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Your figures seem problematic. For example, the volume of a 10m radius sphere is below 10^4m3, air density at normal conditions is, very roughly, 1kg/m3, so how do you get more than 10^8 N buoyancy force? According to calculations in US patent application 11/517915 (Akhmeteli, Gavrilin, Layered Shell Vacuum Balloons, you can find it at USPTO site or at ...


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It forms a cone because it depends on a shock wave, and the region enclosed by the shock wave appears conical in shape. See, for example, the apparent cones here: They are also visible here: Wikipedia appears to be fairly clear on why vapor cones are related to shock waves. From the introduction to the article about vapor cones: Atmospheric water ...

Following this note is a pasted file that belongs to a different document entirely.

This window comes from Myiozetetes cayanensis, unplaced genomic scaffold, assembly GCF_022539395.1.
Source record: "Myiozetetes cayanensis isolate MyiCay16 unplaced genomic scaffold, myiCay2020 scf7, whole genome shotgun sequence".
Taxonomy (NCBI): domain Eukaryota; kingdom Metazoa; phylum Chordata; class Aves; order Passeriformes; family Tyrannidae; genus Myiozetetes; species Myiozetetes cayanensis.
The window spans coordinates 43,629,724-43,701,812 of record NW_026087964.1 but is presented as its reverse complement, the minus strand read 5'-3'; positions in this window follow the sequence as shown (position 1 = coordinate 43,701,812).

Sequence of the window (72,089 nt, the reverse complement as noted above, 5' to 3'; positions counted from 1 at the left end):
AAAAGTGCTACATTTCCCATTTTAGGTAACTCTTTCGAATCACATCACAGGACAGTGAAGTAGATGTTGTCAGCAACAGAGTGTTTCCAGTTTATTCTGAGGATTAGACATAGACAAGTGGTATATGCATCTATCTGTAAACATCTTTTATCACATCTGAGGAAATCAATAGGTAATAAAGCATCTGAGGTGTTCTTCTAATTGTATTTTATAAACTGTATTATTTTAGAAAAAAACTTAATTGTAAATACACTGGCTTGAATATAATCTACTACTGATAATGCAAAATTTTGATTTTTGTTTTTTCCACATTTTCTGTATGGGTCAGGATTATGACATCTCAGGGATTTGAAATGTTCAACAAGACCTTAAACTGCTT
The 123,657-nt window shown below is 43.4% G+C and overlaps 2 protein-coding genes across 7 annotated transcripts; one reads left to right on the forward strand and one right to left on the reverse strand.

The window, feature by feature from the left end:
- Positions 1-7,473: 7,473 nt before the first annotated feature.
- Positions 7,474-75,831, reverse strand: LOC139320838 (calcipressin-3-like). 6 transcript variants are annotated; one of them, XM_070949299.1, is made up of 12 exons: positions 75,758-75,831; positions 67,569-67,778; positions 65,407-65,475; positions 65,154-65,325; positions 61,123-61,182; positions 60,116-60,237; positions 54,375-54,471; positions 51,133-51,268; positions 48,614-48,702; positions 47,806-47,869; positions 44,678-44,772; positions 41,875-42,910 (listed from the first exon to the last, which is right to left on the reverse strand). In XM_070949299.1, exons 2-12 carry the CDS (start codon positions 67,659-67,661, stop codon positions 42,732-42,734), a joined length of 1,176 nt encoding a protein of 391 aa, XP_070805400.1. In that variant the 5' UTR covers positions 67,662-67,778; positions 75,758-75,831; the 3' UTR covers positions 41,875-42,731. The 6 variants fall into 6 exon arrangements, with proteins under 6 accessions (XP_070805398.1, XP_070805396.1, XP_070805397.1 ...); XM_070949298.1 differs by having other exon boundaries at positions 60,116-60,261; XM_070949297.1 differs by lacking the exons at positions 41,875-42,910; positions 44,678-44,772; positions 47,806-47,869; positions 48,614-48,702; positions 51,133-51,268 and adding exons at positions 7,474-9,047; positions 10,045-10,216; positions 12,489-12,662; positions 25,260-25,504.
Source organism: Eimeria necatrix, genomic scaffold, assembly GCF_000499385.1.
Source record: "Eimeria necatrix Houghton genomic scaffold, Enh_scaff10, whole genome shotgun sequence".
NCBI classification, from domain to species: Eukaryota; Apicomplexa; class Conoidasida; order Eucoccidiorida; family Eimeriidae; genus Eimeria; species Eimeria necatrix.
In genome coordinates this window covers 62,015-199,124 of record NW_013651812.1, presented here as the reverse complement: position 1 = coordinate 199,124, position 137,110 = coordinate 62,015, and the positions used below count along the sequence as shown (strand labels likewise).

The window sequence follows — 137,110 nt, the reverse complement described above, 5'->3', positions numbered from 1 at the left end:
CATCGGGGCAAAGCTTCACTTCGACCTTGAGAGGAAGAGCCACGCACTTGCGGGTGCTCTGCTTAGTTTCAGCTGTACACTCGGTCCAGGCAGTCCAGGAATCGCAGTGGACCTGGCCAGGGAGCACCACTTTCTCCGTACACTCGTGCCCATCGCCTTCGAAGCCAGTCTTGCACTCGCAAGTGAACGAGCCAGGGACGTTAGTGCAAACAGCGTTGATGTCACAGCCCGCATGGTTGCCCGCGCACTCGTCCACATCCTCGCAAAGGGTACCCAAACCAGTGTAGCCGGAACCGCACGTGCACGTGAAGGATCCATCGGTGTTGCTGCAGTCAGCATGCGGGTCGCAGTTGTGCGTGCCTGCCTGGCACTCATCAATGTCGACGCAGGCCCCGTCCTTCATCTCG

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The shock wave from a supersonic object is a cone composed of overlapping spherical wavefronts. As individual wavefronts form, they propagates radially outward at speed $c$ (speed of sound) and have a radius $ct$. At the same time the object traveling at speed $v$ moves forward $vt$. The angle of the vertex of the of the shock wave is known as the Mach angle ...



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